Here's the beauty of an oil and gas trust: given forecasts of production, sales prices, and expenses, its distributions may be forecast far into the future. The total of these distributions, discounted to the present day, provides an estimate of what the trust is really worth. That estimate, together with the market price, can help an investor know when to buy and when to sell.
Of course, the key to a useful estimate is the selection of an appropriate discount rate. The same factors used to forecast distributions also influence the risk in that forecast. From an investment perspective, the greater the risk, the greater the discount rate that should be used. So how should we set discount rates for trusts?
This article presents a simple risk model that suggests possible discount rates for each of the trusts that I follow.
Risk comes from many sources
For oil and gas trusts, there are many sources of risk. Some risks are inherent in the general nature of trusts. For example, future government regulation, energy costs, weather, and unforeseen production issues may affect all trusts, including those that have been consistent payers for many years, like Permian Basin Royalty Trust (NYSE:PBT).
There are myriad ways to account for these risks, some better than others. I prefer a simple approach:
- Start with a base risk that applies to all trusts.
- Identify and categorize sources of trust-specific risk, such as: production, time, expense, operator, and other.
- Evaluate and assign a score, or risk premium, to each trust for each category.
- The sum of a trust's risk premiums determines its level of risk and suggested discount rate.
Fig. 1: A "simple" model to evaluate trust risk
Of course, there are still plenty of ways to assess risk even with this simple model. Comments and discussion are encouraged.
Base risk refers to the risk that is inherent in all trusts and sets a premium for generic trust income above what an investor might require from a low-risk alternative, such as U.S. T-bills. For me, base risk also includes those risks that I do not consider directly in my analysis, such as changes in oil and gas price futures.
For my analysis, I set the premium for base risk equal to 4% for all trusts.
When it comes to forecasting a trust's distributions, no element is more challenging than production. The performances of young wells and vaguely-described "capital improvement" programs are often difficult to predict. Take ECA Marcellus Trust I (NYSE:ECT), for example. It was clear to most investors in 2013 that production was going to decline, as the last of the wells had been completed. However, it was more difficult to predict the magnitude of that decline. Even after production declines set in and appeared to stabilize, they accelerated last quarter. Young wells increase risk.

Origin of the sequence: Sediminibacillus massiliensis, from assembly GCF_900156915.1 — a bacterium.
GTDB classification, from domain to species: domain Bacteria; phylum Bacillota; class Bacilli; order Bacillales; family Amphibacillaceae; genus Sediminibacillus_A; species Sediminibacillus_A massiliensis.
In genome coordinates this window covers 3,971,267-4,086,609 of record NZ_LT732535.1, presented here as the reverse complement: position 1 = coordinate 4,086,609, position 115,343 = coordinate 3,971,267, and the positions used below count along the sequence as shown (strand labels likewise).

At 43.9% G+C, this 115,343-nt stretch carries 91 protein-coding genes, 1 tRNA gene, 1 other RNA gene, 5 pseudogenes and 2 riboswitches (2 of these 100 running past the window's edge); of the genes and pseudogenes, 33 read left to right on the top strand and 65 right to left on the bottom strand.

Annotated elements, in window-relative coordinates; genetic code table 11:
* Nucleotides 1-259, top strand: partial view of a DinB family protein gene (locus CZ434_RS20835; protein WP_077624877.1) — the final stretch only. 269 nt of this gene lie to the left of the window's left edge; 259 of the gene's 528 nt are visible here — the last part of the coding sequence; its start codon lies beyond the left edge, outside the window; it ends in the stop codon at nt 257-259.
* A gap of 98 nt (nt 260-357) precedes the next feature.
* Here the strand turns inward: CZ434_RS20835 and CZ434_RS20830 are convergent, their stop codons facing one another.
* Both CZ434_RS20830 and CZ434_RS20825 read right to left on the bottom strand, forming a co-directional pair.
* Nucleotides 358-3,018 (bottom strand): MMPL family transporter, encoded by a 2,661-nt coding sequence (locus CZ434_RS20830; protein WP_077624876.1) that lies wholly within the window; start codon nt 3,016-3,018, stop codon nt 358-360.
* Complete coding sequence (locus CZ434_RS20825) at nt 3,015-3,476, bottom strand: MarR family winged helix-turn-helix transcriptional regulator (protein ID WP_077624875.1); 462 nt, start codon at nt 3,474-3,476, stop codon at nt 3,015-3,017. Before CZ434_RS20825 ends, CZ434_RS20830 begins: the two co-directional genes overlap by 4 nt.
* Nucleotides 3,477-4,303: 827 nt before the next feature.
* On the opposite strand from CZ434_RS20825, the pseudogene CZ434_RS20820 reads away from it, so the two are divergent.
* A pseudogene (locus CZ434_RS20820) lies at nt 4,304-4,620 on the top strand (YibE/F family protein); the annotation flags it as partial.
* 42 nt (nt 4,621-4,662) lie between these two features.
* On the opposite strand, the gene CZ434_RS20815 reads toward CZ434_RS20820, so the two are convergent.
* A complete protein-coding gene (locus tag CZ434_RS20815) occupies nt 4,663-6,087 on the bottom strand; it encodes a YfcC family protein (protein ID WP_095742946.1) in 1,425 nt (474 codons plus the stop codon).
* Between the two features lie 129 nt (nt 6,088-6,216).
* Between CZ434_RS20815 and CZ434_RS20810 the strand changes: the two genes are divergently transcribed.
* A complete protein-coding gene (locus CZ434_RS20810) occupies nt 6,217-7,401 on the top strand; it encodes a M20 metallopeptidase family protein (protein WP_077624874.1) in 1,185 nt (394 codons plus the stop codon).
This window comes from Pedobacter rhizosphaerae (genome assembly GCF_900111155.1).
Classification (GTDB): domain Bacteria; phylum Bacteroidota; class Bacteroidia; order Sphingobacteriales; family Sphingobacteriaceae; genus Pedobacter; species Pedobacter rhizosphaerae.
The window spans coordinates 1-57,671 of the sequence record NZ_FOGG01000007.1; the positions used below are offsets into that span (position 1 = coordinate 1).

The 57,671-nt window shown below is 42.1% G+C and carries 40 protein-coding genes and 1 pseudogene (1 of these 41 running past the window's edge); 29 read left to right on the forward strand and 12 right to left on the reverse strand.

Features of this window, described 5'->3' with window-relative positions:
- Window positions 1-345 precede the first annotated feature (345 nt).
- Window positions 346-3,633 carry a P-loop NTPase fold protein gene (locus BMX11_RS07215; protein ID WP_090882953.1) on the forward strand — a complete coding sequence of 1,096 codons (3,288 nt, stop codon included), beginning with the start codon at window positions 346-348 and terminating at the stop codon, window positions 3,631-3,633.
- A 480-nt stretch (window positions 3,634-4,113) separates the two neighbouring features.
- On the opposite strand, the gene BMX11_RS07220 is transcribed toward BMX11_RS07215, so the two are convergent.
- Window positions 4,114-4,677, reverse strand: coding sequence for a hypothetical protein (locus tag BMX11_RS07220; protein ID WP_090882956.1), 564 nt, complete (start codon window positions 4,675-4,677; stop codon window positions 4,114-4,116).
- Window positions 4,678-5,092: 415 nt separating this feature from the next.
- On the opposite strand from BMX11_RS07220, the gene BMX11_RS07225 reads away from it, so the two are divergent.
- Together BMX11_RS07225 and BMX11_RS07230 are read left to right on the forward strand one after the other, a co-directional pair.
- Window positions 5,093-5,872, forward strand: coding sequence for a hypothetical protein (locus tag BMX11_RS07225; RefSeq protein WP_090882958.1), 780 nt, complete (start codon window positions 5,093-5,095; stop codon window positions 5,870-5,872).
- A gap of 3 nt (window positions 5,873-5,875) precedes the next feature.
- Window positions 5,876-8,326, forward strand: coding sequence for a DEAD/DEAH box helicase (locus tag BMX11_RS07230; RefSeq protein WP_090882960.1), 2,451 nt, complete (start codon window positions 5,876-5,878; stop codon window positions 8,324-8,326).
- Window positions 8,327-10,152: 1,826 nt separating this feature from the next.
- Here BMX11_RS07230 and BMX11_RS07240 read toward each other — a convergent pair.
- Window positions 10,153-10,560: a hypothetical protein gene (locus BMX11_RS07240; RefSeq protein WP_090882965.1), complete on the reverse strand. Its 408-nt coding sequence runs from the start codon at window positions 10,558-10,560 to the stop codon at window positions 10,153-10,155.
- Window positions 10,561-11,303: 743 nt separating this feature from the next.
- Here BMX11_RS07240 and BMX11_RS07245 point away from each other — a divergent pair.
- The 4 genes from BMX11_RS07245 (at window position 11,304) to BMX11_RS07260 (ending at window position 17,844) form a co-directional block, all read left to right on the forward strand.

Fig. 2: Production from young wells can be difficult to forecast. Source: ECT SEC filings and author's analysis.
The same reasoning also applies to trusts with stable or increasing production, such as Pacific Coast Oil Trust (NYSE:ROYT). As my model assumes that new wells will be added, increasing production, there is substantial production risk.
At the same time, perpetual trusts that might see future CapEx, such as ROYT, offer a desirable upside potential. Terminal trusts like ECT and VOC Energy Trust (NYSE:VOC) are unlikely to ever see new wells or work overs and don't have such potential. Thus, production risk should be greatest for those trusts with high production uncertainty and no upside potential and least for those trusts with stable production trends and the possibility of future investment.
For trust-specific production risks, I add +2% if production forecasts are subject to substantial uncertainty and +1% if the trust is unlikely to ever see additional wells or work overs.
Time and reserve risks
Generally speaking, forecast uncertainty increases with time. So a trust with front-loaded payouts, such as MV Oil Trust (NYSE:MVO), may be less risky than one with similar valuation but payouts far in the future, such as San Juan Basin Royalty Trust (NYSE:SJT).
To make it simple, I consider time by looking at distributions for residual payments (for reserves) and that will occur 20+ years in the future. The chart below compares trusts by the relative weight of their NPV-10 that is due to these "long-term" distributions.
Fig. 3: A comparison of trusts by weighting of long-term payouts. Source: SEC filings and author's analysis
For the model, I add 2% to the required discount rate if long-term distributions account for more than 10% of the current NPV-10 (and 1% if more than 5%).